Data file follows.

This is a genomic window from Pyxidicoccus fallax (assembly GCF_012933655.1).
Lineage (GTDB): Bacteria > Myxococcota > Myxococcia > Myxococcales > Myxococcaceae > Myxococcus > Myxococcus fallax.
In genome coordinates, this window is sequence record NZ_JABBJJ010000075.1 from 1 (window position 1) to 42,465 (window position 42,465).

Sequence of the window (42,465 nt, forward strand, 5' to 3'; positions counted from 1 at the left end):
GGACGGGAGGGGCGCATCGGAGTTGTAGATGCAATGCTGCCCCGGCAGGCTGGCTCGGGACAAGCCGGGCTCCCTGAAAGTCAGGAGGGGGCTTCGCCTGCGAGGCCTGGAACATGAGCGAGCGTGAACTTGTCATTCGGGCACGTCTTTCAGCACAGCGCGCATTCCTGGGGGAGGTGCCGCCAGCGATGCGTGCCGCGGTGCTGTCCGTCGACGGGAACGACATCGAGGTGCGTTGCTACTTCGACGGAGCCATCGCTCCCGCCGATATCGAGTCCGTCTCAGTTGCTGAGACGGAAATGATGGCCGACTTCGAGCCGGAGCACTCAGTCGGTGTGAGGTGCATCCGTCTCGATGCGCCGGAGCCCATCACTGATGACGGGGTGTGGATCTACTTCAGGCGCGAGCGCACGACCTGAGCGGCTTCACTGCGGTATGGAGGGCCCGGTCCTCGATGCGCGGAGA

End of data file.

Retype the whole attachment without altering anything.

This is a genomic window from Pyxidicoccus fallax (assembly GCF_012933655.1).
Lineage (GTDB): Bacteria > Myxococcota > Myxococcia > Myxococcales > Myxococcaceae > Myxococcus > Myxococcus fallax.
In genome coordinates, this window is sequence record NZ_JABBJJ010000075.1 from 1 (window position 1) to 42,465 (window position 42,465).

Sequence of the window (42,465 nt, forward strand, 5' to 3'; positions counted from 1 at the left end):
GGACGGGAGGGGCGCATCGGAGTTGTAGATGCAATGCTGCCCCGGCAGGCTGGCTCGGGACAAGCCGGGCTCCCTGAAAGTCAGGAGGGGGCTTCGCCTGCGAGGCCTGGAACATGAGCGAGCGTGAACTTGTCATTCGGGCACGTCTTTCAGCACAGCGCGCATTCCTGGGGGAGGTGCCGCCAGCGATGCGTGCCGCGGTGCTGTCCGTCGACGGGAACGACATCGAGGTGCGTTGCTACTTCGACGGAGCCATCGCTCCCGCCGATATCGAGTCCGTCTCAGTTGCTGAGACGGAAATGATGGCCGACTTCGAGCCGGAGCACTCAGTCGGTGTGAGGTGCATCCGTCTCGATGCGCCGGAGCCCATCACTGATGACGGGGTGTGGATCTACTTCAGGCGCGAGCGCACGACCTGAGCGGCTTCACTGCGGTATGGAGGGCCCGGTCCTCGATGCGCGGAGA